Although I am currently in recovery, in 2009 I was a full-blown news junkie. So I consider it remarkable that I did not hear about a particular news story from two presidential administrations ago. Thanks to the internet trend of repurposing old stories, this now 12-year-old article came to light. And with “eucharistic coherence” entering the vernacular, this “old” story is new again and as relevant as the day it was first reported.
In 2009 on a visit to Mexico City, the then-U.S. secretary of state was touring the basilica that houses St. Juan Diego’s tilma, which bears the image of Our Lady of Guadalupe. Remarking on its beauty, the secretary of state asked the monsignor who was conducting the tour for the name of the artist who created the image.
We should certainly cut the secretary a little slack, since she was not Catholic. Then again, this is a person who was educated in some of the most elite institutions of higher learning the world has to offer. Credentials from these schools are attached to people in power all the time as further proof they have what it takes to engage in politics, commerce, and the arts at the highest levels. Parchments declaring graduation from such esteemed institutions are put on office walls the way a knight of old might hang his shield with the family crest emblazoned on it.
If someone with this education can be ignorant of such a vital element of Catholic tradition, what about people without Ivy League degrees? Popular culture is rife with examples. Take, for example, an episode of the reality show “Pawn Stars,” in which people try to sell belongings but first must wait for an appraisal of what they have. In this case, someone tried to sell a Catholic relic, which was treated with all the respect one would expect it would get in a pawn shop.
Thankfully, the relic was not purchased, but it was still relegated to the moral equivalent of a rabbit’s foot. And if misinterpretations and misunderstandings about the Immaculate Conception on late night comedy shows and television in general were loaves and fishes, multitudes would eat.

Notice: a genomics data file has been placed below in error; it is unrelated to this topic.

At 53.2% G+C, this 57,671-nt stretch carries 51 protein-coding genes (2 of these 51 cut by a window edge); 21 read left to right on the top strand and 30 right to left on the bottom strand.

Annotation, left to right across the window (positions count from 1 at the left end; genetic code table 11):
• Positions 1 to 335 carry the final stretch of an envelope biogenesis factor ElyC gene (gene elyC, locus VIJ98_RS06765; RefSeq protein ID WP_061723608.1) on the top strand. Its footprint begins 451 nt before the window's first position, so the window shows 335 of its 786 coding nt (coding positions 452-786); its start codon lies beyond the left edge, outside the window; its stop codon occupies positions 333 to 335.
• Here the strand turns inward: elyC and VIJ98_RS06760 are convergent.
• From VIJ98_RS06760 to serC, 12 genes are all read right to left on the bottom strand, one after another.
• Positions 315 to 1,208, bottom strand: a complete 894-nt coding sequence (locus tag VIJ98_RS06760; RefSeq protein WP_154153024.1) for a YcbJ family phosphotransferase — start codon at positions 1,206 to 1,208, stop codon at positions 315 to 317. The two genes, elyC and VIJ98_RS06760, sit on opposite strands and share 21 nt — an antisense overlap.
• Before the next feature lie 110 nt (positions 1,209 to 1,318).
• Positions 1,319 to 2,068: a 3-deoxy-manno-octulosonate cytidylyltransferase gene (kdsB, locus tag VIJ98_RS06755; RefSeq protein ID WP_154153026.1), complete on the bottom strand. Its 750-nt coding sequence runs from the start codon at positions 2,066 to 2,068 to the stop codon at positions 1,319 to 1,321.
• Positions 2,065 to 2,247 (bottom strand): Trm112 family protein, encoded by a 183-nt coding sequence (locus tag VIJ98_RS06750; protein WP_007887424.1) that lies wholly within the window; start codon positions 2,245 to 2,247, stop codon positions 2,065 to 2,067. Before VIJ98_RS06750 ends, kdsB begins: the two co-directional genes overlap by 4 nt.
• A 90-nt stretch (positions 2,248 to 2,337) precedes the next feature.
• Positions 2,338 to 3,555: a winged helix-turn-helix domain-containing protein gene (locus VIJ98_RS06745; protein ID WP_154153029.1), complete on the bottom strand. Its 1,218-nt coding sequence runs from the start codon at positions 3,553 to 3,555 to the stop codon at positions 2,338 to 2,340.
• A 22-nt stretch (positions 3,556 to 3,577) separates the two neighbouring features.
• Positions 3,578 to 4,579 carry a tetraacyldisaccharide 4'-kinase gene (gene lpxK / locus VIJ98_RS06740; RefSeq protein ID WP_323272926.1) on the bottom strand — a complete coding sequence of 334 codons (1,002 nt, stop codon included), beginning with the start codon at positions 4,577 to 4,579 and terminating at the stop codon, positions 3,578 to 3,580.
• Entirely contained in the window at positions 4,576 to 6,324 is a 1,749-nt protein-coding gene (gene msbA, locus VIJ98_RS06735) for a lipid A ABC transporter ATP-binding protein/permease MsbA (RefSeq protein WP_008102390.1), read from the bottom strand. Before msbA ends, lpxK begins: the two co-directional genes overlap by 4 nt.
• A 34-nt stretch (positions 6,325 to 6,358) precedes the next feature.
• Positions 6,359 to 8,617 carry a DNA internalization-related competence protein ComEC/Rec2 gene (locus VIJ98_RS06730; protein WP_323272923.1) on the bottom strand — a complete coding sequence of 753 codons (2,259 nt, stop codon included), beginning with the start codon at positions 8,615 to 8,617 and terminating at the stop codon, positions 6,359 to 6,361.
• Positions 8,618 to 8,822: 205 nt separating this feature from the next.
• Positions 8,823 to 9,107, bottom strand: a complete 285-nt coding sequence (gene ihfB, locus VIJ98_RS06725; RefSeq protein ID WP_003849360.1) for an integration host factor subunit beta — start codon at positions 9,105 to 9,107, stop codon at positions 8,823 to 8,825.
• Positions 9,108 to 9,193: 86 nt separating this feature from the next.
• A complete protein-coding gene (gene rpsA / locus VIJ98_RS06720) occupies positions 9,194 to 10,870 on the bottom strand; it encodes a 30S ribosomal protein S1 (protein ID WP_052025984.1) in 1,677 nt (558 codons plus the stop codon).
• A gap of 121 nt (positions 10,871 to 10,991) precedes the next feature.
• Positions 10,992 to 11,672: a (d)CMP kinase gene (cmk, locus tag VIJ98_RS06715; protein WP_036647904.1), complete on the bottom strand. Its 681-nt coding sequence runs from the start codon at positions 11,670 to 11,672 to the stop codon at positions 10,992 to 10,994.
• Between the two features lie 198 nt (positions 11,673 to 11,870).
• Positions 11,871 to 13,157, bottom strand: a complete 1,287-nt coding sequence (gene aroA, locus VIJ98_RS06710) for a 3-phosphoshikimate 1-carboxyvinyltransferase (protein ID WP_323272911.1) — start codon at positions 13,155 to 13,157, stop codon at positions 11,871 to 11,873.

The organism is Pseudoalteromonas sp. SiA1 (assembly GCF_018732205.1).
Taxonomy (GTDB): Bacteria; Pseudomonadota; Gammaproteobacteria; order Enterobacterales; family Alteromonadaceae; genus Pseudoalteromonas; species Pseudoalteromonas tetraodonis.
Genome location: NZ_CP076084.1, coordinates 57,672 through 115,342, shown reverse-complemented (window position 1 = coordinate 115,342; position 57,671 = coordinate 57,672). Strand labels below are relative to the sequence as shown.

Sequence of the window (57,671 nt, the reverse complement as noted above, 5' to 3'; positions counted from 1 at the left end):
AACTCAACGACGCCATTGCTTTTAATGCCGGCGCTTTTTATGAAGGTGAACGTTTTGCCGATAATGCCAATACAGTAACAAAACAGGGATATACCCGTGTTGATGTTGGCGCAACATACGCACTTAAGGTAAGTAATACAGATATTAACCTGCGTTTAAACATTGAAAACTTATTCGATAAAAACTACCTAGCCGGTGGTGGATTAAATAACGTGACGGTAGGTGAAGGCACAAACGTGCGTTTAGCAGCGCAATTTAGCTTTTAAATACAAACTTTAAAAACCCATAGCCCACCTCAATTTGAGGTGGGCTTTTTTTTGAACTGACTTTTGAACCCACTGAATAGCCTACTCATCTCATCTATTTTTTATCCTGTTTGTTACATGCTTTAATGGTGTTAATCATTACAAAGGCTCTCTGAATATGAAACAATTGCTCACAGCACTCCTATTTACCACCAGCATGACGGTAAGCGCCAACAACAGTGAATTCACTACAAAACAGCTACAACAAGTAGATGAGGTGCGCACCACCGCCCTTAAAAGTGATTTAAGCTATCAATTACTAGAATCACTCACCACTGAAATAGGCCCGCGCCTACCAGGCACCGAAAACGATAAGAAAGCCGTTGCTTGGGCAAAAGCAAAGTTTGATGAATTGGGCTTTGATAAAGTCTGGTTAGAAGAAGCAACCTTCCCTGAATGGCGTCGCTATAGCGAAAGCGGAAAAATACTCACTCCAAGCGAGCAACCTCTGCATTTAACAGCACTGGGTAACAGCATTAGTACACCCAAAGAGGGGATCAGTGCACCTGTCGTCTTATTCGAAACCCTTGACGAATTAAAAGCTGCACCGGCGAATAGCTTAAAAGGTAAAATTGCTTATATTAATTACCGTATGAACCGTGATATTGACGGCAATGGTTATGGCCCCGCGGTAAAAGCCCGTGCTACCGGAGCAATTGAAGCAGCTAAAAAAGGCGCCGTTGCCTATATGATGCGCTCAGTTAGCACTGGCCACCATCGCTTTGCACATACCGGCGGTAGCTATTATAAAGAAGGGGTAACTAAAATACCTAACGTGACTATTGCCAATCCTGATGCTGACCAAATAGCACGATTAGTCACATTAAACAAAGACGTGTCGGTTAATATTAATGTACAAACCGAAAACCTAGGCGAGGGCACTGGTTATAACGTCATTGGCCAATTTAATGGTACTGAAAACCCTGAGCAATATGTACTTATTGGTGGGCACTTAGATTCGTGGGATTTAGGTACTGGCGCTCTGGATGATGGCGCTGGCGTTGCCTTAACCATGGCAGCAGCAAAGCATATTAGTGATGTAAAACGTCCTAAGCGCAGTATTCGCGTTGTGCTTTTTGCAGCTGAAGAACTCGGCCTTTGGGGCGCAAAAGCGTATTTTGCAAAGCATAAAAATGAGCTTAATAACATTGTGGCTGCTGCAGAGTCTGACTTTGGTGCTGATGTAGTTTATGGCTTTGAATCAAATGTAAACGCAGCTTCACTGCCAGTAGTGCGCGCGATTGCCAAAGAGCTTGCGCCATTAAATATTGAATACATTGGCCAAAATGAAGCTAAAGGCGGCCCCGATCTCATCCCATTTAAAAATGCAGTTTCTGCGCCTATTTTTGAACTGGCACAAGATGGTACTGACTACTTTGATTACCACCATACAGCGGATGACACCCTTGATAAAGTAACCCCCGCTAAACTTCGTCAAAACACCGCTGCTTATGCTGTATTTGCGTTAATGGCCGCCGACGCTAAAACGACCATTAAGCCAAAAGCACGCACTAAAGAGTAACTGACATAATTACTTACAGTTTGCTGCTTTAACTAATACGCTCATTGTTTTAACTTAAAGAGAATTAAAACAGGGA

Devout Catholics are not obliged to believe in the miracle of the Virgin Mary’s apparitions in Mexico, or Fátima, or any place else for that matter. The Church in her wisdom leaves some elements of our faith journey for us to figure out for ourselves. Maybe someday science will explain how St. Juan Diego’s tilma still exists nearly 500 years after it was made from organic material that should have disintegrated in 20 to 60 years.
However, there are some things the Church does insist its family members believe. We must believe the “Amen” we say when a priest holds the Eucharist before us and declares unequivocally, “The body of Christ.”
A recent Pew Research study revealed that an uncomfortably large percentage of self-identified Catholics do not believe in the Real Presence of Jesus in the Eucharist. I think it is safe to assume we have our work cut out for us (and I’m not talking only about the bishops). We all must not only believe in the body, blood, soul and divinity that resides within a sanctified host, but we can share that belief with others, even fellow Catholics.
Back in 2009, the monsignor at the basilica used the secretary of state’s question as a teaching moment. The monsignor, who must have been a little caught off guard by the question, took it in stride and offered the secretary of state an answer that we, too, could use if someone asks us what a sanctified host is: “God,” he said as he smiled.